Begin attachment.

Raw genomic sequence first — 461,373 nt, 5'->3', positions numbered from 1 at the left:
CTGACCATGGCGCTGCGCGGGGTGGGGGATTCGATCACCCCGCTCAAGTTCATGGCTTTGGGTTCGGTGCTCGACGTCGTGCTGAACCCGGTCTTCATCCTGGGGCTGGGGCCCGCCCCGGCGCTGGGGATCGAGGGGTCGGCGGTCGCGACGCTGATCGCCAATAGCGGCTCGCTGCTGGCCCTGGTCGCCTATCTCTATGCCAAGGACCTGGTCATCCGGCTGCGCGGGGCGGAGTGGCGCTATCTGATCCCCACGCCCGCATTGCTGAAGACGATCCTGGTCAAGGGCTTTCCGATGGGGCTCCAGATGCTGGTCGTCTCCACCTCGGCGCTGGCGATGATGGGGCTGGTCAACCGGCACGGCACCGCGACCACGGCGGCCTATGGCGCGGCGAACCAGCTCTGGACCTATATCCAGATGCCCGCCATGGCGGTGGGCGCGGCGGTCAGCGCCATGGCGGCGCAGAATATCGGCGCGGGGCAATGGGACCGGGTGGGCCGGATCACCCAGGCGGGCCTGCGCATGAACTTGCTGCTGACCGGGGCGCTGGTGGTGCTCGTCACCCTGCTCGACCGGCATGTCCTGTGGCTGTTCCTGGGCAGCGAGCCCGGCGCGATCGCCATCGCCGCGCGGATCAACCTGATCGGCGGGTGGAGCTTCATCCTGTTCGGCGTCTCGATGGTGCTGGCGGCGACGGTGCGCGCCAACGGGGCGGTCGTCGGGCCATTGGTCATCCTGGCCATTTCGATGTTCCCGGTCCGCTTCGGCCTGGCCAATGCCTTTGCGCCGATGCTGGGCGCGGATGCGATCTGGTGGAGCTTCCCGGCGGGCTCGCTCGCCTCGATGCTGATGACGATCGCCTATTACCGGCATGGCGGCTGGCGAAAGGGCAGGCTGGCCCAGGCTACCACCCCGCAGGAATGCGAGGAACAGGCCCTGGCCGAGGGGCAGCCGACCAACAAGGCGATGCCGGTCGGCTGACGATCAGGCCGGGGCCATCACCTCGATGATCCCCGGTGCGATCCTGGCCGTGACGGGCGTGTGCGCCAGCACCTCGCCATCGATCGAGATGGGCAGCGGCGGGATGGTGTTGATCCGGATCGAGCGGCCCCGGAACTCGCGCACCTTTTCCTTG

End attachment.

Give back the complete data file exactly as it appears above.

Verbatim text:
Raw genomic sequence first — 461,373 nt, 5'->3', positions numbered from 1 at the left:
CTGACCATGGCGCTGCGCGGGGTGGGGGATTCGATCACCCCGCTCAAGTTCATGGCTTTGGGTTCGGTGCTCGACGTCGTGCTGAACCCGGTCTTCATCCTGGGGCTGGGGCCCGCCCCGGCGCTGGGGATCGAGGGGTCGGCGGTCGCGACGCTGATCGCCAATAGCGGCTCGCTGCTGGCCCTGGTCGCCTATCTCTATGCCAAGGACCTGGTCATCCGGCTGCGCGGGGCGGAGTGGCGCTATCTGATCCCCACGCCCGCATTGCTGAAGACGATCCTGGTCAAGGGCTTTCCGATGGGGCTCCAGATGCTGGTCGTCTCCACCTCGGCGCTGGCGATGATGGGGCTGGTCAACCGGCACGGCACCGCGACCACGGCGGCCTATGGCGCGGCGAACCAGCTCTGGACCTATATCCAGATGCCCGCCATGGCGGTGGGCGCGGCGGTCAGCGCCATGGCGGCGCAGAATATCGGCGCGGGGCAATGGGACCGGGTGGGCCGGATCACCCAGGCGGGCCTGCGCATGAACTTGCTGCTGACCGGGGCGCTGGTGGTGCTCGTCACCCTGCTCGACCGGCATGTCCTGTGGCTGTTCCTGGGCAGCGAGCCCGGCGCGATCGCCATCGCCGCGCGGATCAACCTGATCGGCGGGTGGAGCTTCATCCTGTTCGGCGTCTCGATGGTGCTGGCGGCGACGGTGCGCGCCAACGGGGCGGTCGTCGGGCCATTGGTCATCCTGGCCATTTCGATGTTCCCGGTCCGCTTCGGCCTGGCCAATGCCTTTGCGCCGATGCTGGGCGCGGATGCGATCTGGTGGAGCTTCCCGGCGGGCTCGCTCGCCTCGATGCTGATGACGATCGCCTATTACCGGCATGGCGGCTGGCGAAAGGGCAGGCTGGCCCAGGCTACCACCCCGCAGGAATGCGAGGAACAGGCCCTGGCCGAGGGGCAGCCGACCAACAAGGCGATGCCGGTCGGCTGACGATCAGGCCGGGGCCATCACCTCGATGATCCCCGGTGCGATCCTGGCCGTGACGGGCGTGTGCGCCAGCACCTCGCCATCGATCGAGATGGGCAGCGGCGGGATGGTGTTGATCCGGATCGAGCGGCCCCGGAACTCGCGCACCTTTTCCTTG